As I think more about the role of biomarkers in the total healthcare delivery process, it appears to me that they can be organized into four categories. A recent press release described a company that is focusing its research on biomarkers to assess the efficacy of cancer treatments (see: Singulex to Develop Assays to Assess Efficacy of Cancer Therapeutics). Below is an excerpt from the article (boldface emphasis mine):
Singulex today announced that it secured the second phase of its Fast Track Small Business Innovation Research ...contract from the National Cancer Institute (NCI). The company will use the funds to develop biomarker assays that will be useful in determining whether a potential cancer therapeutic is effective. Because the levels of specific proteins vary depending on disease state, biomarkers, or proteins associated with a disease, can be measured to determine whether a disease is progressing. In addition, by measuring changes to disease-associated biomarkers following treatment with a specific drug, pharmaceutical developers can assess whether a drug candidate demonstrates efficacy...."Singulex's powerful assay to detect VEGF, a protein implicated in many cancers, overcomes the limitations of traditional biomarker detection technologies and allows drug developers to see normal levels of VEGF in blood and assess the efficacy of anti-VEGF drugs such as Avastin," said [the CEO] of Singulex.
In a recent note, I commented on the potential value of biomarkers for assessing therapeutic efficacy, the same direction that Singulex is moving (see: Moving Resources from the Therapeutic to the Diagnostic Silo). The measurement of therapeutic efficacy has a "downstream role" in the concept of personalized medicine as I described it in a recent note (see: Continuing Discussion of the Role of Lab Medicine in Personalized Medicine). Based on all of the above, here is what might be described as a first cut at the major biomarker functionality categories:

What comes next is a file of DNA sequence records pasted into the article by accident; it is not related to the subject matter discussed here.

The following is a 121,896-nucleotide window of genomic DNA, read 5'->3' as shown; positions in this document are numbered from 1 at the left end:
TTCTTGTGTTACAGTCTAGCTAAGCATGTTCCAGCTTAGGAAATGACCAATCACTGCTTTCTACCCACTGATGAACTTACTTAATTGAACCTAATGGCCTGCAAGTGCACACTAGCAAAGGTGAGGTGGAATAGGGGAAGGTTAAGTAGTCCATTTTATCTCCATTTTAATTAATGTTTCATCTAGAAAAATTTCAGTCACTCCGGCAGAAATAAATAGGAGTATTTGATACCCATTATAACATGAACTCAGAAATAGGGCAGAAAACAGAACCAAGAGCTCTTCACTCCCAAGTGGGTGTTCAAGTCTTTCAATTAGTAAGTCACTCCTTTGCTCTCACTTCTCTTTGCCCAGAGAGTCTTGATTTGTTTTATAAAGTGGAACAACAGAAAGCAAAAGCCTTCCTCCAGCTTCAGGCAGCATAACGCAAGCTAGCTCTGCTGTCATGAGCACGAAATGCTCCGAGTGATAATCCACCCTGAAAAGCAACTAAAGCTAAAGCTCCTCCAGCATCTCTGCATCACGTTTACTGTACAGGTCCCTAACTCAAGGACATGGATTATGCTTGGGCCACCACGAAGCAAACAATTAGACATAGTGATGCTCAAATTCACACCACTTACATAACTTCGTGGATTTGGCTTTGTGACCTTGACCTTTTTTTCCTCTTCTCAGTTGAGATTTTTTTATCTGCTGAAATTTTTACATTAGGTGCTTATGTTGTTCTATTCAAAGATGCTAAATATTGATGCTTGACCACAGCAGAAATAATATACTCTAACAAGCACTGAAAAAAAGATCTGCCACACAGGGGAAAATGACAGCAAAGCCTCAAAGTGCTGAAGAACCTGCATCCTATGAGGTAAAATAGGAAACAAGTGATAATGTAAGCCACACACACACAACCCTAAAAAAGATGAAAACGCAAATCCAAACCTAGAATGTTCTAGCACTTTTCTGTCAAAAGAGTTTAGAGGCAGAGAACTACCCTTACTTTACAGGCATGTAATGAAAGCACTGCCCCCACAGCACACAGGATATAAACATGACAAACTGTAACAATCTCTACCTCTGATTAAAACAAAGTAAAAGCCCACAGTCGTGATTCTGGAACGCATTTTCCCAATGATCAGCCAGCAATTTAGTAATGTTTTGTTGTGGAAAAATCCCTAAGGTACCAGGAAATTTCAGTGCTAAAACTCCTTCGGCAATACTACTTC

- Diagnose disease, particularly in its early stages (see references to the early health model)
- Function in concert with biotech drugs as companion diagnostics to select candidates for treatment
- Exclude patients from treatment who may suffer a serious side effect (see: Genetic Testing to Cull Out the "Un-Right Patient" as a Candidate for a Particular Drug Therapy; Personalized Medicine and Help/Harm Companion Lab Testing).
- Assess the efficacy on a continuing basis of treatment with a particular drug
Obviously, there is nothing novel about assessing efficacy of treatment or stage of disease with an analyte. Measurement of blood urea nitrogen (BUN) has been used for many decades to assess the severity of renal disease. Presumably these emerging efficacy biomarkers will show far greater sensitivity and specificity in this regard. Also unique these days is that certain companion diagnostics are being developed in tandem with some biotech drugs (see: Some Interesting Insights into Companion Diagnostics).